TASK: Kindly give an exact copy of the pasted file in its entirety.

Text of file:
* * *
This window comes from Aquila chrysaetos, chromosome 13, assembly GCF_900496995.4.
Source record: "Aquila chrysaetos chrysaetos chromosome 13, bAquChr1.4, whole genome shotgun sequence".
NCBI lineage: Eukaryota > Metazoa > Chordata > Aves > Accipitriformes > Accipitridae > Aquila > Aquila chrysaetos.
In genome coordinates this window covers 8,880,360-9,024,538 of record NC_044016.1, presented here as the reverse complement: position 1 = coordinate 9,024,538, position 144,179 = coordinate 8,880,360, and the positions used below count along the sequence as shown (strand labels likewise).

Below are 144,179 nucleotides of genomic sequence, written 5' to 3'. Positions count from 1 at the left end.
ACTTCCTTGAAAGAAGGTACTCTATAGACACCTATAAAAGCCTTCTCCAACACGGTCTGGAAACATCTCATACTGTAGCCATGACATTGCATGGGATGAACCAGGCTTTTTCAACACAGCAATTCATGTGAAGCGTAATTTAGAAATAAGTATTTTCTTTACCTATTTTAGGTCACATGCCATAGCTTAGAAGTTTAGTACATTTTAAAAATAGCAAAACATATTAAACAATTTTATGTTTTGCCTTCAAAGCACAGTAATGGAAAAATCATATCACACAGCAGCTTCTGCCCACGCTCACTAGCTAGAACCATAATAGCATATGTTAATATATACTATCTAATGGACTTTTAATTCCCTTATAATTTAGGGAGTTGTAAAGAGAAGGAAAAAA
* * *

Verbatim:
This window comes from Aquila chrysaetos, chromosome 13, assembly GCF_900496995.4.
Source record: "Aquila chrysaetos chrysaetos chromosome 13, bAquChr1.4, whole genome shotgun sequence".
NCBI lineage: Eukaryota > Metazoa > Chordata > Aves > Accipitriformes > Accipitridae > Aquila > Aquila chrysaetos.
In genome coordinates this window covers 8,880,360-9,024,538 of record NC_044016.1, presented here as the reverse complement: position 1 = coordinate 9,024,538, position 144,179 = coordinate 8,880,360, and the positions used below count along the sequence as shown (strand labels likewise).

Below are 144,179 nucleotides of genomic sequence, written 5' to 3'. Positions count from 1 at the left end.
ACTTCCTTGAAAGAAGGTACTCTATAGACACCTATAAAAGCCTTCTCCAACACGGTCTGGAAACATCTCATACTGTAGCCATGACATTGCATGGGATGAACCAGGCTTTTTCAACACAGCAATTCATGTGAAGCGTAATTTAGAAATAAGTATTTTCTTTACCTATTTTAGGTCACATGCCATAGCTTAGAAGTTTAGTACATTTTAAAAATAGCAAAACATATTAAACAATTTTATGTTTTGCCTTCAAAGCACAGTAATGGAAAAATCATATCACACAGCAGCTTCTGCCCACGCTCACTAGCTAGAACCATAATAGCATATGTTAATATATACTATCTAATGGACTTTTAATTCCCTTATAATTTAGGGAGTTGTAAAGAGAAGGAAAAAA